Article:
Lighting Console Set Up: Hog 4 PC

With the update to version 4, it's fairly easy to customize the interface to work for you.

With the update to version 4, it's fairly easy to customize the interface to work for you.

Last time I told you about our new lighting rig. Today, I thought I would answer the questions I’ve been getting about how we set up our lighting console. I’m going to do this in two parts—first the philosophy of why we set it up the way we did, and the second part on how we did it. It’s important to note that this is not the way to set up your console, or the way to build your cue lists. This is simply how we do it, along with the explanation as to why.

The Hog is Not That Intuitive

Actually, for a new user, no lighting console is all that intuitive. Except perhaps an old conventional console; push faders up, lights go on. But a modern console, be it a Hog, Vista, Grand MA, Avolights, ETC, Martin, whatever, is pretty daunting for a new user, especially one who has never done lighting before. So we need to find ways to make it as accessible as possible. 

I worked at Coast Hills for about three and a half years before I really learned how to use the Hog. I’m still no expert, but now that I’ve spent a few hundred hours on it, I know my way around it pretty well. Now that I know it’s language, I can figure out new things fairly easily. But at first, it made no sense to me at all. In fact, I really hated it originally.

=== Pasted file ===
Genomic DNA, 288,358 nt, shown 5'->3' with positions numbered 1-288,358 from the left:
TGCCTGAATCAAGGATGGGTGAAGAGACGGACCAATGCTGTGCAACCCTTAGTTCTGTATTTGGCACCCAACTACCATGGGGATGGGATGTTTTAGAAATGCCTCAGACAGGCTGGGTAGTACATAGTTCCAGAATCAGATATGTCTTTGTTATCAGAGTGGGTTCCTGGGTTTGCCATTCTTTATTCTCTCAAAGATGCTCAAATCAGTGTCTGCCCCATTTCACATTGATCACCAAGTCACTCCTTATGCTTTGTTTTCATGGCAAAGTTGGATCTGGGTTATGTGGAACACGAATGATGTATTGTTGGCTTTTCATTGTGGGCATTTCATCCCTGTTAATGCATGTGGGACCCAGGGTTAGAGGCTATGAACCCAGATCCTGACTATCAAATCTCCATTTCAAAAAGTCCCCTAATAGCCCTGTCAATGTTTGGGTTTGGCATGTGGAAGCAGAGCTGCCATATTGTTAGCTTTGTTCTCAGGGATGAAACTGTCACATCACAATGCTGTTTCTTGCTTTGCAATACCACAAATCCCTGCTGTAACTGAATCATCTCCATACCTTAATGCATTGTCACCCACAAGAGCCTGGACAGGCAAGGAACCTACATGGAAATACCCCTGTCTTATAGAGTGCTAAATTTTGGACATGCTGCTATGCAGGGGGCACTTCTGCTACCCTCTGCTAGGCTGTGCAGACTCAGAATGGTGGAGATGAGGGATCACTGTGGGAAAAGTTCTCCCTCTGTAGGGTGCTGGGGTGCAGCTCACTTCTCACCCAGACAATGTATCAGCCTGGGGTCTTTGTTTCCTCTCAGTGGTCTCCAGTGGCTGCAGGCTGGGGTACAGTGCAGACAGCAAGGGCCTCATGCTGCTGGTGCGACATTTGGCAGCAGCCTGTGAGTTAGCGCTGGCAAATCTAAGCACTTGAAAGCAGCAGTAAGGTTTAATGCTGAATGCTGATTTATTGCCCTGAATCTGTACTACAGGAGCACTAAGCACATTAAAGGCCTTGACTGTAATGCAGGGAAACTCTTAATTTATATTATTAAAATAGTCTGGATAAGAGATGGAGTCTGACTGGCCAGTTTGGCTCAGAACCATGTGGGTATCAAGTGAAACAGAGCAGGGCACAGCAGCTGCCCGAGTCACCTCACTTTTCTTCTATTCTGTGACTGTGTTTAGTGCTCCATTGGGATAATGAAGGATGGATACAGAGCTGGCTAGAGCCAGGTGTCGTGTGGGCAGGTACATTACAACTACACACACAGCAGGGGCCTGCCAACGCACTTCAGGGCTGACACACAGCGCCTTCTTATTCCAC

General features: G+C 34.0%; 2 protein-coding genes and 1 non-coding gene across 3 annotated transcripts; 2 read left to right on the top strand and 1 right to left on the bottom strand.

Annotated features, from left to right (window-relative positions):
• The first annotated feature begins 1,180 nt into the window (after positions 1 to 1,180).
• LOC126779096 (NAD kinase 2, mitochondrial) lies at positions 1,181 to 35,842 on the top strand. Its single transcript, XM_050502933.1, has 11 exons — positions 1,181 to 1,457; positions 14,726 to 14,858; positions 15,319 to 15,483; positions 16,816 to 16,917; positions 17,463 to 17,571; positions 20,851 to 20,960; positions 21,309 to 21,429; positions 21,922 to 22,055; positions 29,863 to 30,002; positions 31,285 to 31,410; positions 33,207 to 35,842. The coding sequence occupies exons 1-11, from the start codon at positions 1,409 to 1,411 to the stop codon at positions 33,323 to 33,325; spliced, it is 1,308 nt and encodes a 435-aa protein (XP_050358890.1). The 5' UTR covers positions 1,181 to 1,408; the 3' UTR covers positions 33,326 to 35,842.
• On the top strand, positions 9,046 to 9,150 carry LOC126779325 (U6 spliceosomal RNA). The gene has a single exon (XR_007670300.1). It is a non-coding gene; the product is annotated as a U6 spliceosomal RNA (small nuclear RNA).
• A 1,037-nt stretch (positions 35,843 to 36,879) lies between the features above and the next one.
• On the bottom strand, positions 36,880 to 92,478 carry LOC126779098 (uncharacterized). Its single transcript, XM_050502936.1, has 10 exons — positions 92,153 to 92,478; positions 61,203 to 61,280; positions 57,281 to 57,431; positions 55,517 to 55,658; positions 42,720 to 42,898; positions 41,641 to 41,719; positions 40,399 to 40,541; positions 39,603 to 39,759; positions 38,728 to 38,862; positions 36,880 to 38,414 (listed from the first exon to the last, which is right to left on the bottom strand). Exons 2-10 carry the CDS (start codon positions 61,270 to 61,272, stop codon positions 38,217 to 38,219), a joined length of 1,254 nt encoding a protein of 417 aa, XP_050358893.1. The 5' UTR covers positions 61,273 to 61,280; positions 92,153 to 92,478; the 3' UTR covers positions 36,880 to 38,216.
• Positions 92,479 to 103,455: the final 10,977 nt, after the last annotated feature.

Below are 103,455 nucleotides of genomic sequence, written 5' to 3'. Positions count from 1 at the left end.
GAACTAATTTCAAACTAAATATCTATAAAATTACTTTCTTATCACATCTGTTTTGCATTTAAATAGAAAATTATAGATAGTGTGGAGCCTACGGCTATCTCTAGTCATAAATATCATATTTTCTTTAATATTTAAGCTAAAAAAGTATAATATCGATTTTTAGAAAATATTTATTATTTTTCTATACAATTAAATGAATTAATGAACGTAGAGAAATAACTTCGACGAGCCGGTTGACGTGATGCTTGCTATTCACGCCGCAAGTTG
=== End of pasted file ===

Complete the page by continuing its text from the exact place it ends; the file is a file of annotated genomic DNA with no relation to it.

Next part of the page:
It turns out that it’s not all that hard to use, but without some basic instruction on how it works, it really makes no sense. I used the word language before, and that’s really what learning a lighting console is like; learning a new language. 

Make it Accessible

Just like all the work I’ve put in to my SD8 audio console baseline, we put a lot of work into our Hog show file (and when I mean we, I really mean my LD, Thomas). I tweak it a little bit here and there, but the vast majority is his work.

We make extensive use of palates, cue lists and directories (color & position). Anything that can be standardized is, and anything that we do every time, we build into a single button as much as possible. Our goal in this is to make it easy to bring a newcomer into use of the console. With very little training, they can begin hitting Go at the right time and start to learn how we design, cue and manage our lighting. 

We Do The Heavy Lifting

When a new volunteer starts with us, all they really have to do is hit Go at the right time. We pre-program the cue lists and put them in the right oder. As they start to get comfortable with the system and process, we have them start moving cue lists around. With more time, they are editing these cue lists, and eventually they are building their one cue lists. 

It’s a little more work for us up front, and it does take some time during the week. But there are two sets of good results that come from that. First, it helps me stay in touch with our system and what is working and what is not. It also maintains a good level of consistency—even after they start programming, they tend to program more like we do.

Second, it makes it easy for people to get comfortable with the system. It’s not intimidating to come in as a new person, because they only need to know one button. As time goes on, we train them in small chunks which makes it easy for them to retain the process.

Finally, we find people will self-select. Some people will never make good lighting programmers. But that’s OK. They can still come in, line the cue lists up and fire cues at the right time. Those are all critical tasks, and it is easy for most people to do. Others who take to it naturally will be programming in no time. 

The Set Up is Key

Next time, we’ll talk about how we set up the console so it’s fairly easy to use, despite the incredible power that lies beneath the hood.

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